1. Sexual selection has been little studied in social insects. Nonetheless, because mating is generally for life, opportunities for selecting among mating partners should be exploited.
2. In some ants, males aggregate at nest entrances to mate with emerging gynes. Both males and females thus have access to multiple mates over a relatively protracted period, giving rise to opportunities for mate choice and multiple mating.
3. We provide data from field observations of the male mating biology of the ant, Cataglyphis cursor Fonscolombe. In this species, females mate with, on average, six males each at the nest entrance and found colonies with the help of workers.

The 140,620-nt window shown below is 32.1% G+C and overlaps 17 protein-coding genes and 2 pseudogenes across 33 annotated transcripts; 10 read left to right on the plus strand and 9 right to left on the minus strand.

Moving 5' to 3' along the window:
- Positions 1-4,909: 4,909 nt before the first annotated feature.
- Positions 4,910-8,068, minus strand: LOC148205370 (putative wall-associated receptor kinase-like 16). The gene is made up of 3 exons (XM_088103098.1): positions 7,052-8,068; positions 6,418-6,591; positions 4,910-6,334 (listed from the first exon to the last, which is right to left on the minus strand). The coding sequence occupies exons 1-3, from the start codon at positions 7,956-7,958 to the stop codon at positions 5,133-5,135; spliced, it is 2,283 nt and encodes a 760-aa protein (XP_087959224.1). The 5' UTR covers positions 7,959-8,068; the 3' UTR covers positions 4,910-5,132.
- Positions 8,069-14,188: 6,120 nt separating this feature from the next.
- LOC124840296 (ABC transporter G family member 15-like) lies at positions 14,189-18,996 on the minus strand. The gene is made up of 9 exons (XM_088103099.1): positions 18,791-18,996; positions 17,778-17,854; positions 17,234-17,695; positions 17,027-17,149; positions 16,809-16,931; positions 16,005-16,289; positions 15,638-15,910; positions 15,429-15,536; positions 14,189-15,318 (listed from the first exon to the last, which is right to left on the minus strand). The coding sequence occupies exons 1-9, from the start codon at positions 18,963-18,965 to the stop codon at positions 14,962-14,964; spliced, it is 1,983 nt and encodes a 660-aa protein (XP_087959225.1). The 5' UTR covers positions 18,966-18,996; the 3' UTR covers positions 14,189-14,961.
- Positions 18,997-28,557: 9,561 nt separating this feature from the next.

4. Males were present at the field site for approximately 1 month in spring, with up to 40 males at a single nest entrance for, on average, 4.7 days. Individual males were observed to survive up to 3 days, and mate up to eight times.
5. Thus both males and females of this species have the ability to mate multiply and have a window permitting mate choice to occur. Workers actively attacked males and may take part in the mate choice process, making C. cursor an interesting model to study questions relating to sexual selection and male mating strategies.